Sarah Tregay is the first-time author of Love and Leftovers (Katherine Tegen/HarperCollins, 2012). From the promotional copy:
is to fall
cranium over Converse
in dizzy, daydream-worthy
When her parents split, Marcie is dragged from Idaho to a family summerhouse in New Hampshire. She leaves behind her friends, a group of freaks and geeks called the Leftovers, including her emo-rocker boyfriend, and her father.
By the time Labor Day rolls around, Marcie suspects this "vacation" has become permanent. She starts at a new school where a cute boy brings her breakfast and a new romance heats up.
But understanding love, especially when you've watched your parents' affections end, is elusive. What does it feel like, really? Can you even know it until you've lost it?
Love and Leftovers is a beautifully written story of one girl’s journey navigating family, friends, and love, and a compelling and sexy read that teens will gobble up whole.
In writing your story, did you ever find yourself concerned with how to best approach "edgy" behavior on the part of your characters? If so, what were your thoughts, and what did you conclude? Why do you think your decision was the right one?
When I started Love and Leftovers, I set out with the goal of writing about a main character who makes a big mistake. I had just finished reading several books where the main character’s friends had wronged them, and I wanted to reverse that.
Because of this premise, I was concerned with what readers would think and if they’d find such a character likable. So I spent a lot of time thinking about Marcie’s not-so-great behavior and when it would occur—if she jumped in too soon she’d appear insincere, and if it took two hundred poems to happen, well, that’d be a dull read.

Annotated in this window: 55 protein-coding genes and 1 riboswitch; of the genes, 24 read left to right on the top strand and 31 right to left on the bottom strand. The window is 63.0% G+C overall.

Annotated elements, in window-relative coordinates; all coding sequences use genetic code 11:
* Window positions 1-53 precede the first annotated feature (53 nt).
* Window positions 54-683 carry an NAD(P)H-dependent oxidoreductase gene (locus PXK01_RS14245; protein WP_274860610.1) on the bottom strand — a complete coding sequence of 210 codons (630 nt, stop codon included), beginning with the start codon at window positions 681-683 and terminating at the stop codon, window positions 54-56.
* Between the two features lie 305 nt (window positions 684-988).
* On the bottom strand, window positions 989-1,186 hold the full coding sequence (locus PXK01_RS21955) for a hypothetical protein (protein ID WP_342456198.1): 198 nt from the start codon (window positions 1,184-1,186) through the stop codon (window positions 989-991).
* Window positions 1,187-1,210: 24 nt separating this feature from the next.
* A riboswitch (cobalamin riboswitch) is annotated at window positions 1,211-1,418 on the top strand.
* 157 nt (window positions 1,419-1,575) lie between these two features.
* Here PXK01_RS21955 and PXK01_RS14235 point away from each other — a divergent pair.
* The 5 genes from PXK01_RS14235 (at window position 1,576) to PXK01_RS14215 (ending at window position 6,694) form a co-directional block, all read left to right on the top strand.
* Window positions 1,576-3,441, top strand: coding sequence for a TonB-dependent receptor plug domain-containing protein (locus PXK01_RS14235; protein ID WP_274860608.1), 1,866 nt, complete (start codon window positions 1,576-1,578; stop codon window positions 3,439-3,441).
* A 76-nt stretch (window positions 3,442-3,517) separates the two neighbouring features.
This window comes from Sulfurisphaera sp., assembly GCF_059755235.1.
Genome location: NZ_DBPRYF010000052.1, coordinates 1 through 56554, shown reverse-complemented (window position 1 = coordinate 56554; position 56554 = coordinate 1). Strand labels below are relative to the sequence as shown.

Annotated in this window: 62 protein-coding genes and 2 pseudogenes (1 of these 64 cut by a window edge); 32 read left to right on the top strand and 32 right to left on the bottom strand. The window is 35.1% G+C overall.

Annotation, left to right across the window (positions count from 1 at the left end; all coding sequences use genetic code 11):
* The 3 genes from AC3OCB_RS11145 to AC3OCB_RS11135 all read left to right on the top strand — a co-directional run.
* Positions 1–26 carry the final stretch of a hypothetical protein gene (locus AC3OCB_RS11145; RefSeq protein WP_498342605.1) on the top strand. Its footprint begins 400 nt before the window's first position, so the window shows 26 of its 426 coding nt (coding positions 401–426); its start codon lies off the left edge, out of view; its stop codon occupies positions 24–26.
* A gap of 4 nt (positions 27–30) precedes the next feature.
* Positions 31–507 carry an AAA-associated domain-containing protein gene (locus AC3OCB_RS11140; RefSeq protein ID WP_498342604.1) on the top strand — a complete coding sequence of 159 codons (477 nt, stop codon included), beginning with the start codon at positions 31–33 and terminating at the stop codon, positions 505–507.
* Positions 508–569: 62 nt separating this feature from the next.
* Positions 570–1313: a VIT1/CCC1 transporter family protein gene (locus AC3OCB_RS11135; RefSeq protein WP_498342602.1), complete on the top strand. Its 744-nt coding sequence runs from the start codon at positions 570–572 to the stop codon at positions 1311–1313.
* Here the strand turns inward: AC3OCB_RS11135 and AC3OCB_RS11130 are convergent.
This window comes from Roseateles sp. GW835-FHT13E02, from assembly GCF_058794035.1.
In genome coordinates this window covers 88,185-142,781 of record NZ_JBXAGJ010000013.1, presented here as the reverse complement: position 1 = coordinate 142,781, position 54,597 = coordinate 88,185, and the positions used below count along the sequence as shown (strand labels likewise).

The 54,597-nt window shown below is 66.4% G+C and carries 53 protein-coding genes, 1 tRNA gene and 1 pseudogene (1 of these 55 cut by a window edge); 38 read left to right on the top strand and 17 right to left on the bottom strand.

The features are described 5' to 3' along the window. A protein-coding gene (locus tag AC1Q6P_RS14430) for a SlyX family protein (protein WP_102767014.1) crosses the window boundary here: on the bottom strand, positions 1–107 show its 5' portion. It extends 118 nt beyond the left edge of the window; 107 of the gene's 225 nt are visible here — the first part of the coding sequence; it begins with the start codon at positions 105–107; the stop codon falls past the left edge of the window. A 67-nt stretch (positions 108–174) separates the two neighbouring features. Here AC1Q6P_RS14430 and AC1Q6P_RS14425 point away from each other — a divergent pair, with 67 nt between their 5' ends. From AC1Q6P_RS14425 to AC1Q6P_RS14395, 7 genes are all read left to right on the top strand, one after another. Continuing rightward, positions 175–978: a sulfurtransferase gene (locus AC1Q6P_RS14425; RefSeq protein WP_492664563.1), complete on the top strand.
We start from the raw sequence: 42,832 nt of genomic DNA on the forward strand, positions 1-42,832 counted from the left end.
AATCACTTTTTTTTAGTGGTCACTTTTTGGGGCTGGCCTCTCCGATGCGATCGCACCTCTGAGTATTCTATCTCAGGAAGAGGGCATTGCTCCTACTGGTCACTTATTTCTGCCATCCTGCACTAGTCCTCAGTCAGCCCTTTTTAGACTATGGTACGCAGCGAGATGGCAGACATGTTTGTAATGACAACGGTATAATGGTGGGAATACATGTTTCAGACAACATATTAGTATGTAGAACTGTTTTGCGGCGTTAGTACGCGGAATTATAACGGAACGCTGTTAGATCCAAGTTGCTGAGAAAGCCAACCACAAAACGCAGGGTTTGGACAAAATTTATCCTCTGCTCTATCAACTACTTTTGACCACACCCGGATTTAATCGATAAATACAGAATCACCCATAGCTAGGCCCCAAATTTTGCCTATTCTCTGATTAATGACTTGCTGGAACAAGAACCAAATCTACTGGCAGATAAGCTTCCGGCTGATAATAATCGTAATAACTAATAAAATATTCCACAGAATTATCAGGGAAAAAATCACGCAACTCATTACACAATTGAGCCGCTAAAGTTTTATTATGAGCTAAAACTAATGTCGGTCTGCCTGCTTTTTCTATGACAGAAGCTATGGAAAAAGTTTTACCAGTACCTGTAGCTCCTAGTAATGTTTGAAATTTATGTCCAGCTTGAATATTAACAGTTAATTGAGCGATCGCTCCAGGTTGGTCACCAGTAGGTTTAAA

But it wasn’t just timing, I felt like I had to set Marcie up in such a way that what she does seems like the next logical step—even if it’s a step in the wrong direction. I took her away from her friends, made her question her relationships, and then gave her a temptation she couldn’t walk away from.
I think that my decisions were the right ones for my book. With the right timing and the right set-up, I felt that my main character could slip up and fall hard, as long as there was a little humor in there too. As for how many details to include, I put in what felt right for my story.
If I were to put Love and Leftovers on a novels-in-verse scale of sweet vs. edgy, I’d put it on the Sonya Sones and Lisa Schroeder sweet side, and not on the Ellen Hopkins edgy side—and I love reading Ellen’s books—but what feels right in her novels wouldn’t be right for mine.
As a poet, how did you achieve this level in your craft? What advice do you have for beginner poets interested in writing for young readers?
My approach to poetry is intuitive, rather than something I studied in college. (My MFA is in design, not writing.) That said, I’m happy to share a bit about how I write.
In addition to the interior details of the poem—word choice, metaphor, turns-of-phrase, etc.— I pay close attention to the visual and auditory components.
Unlike prose, poetry has white space (think paper). Line length, line breaks, indents, and hard returns all play a part in how a poem looks on the page. Careful choices about white space can add structure to the poem, aid reader comprehension, and add meaning.
I feel that poetry literally has a voice—the type with pitch and cadence. I read my writing out loud and make adjustments because of the way it sounds. For example, an angry poem will sound grating, and a contemplative one will sound hesitant.
Occasionally, this technique has gotten me into grammatical trouble, but my editor was kind enough to point these moments out to me.
So my advice to poets is to take a minute to both look at and listen to your poetry. And if you are going to publish your poems or novel in verse, be prepared to make a few tweaks after the designer has typeset your book—the pages are a different size and the poems look very different than they do in Word.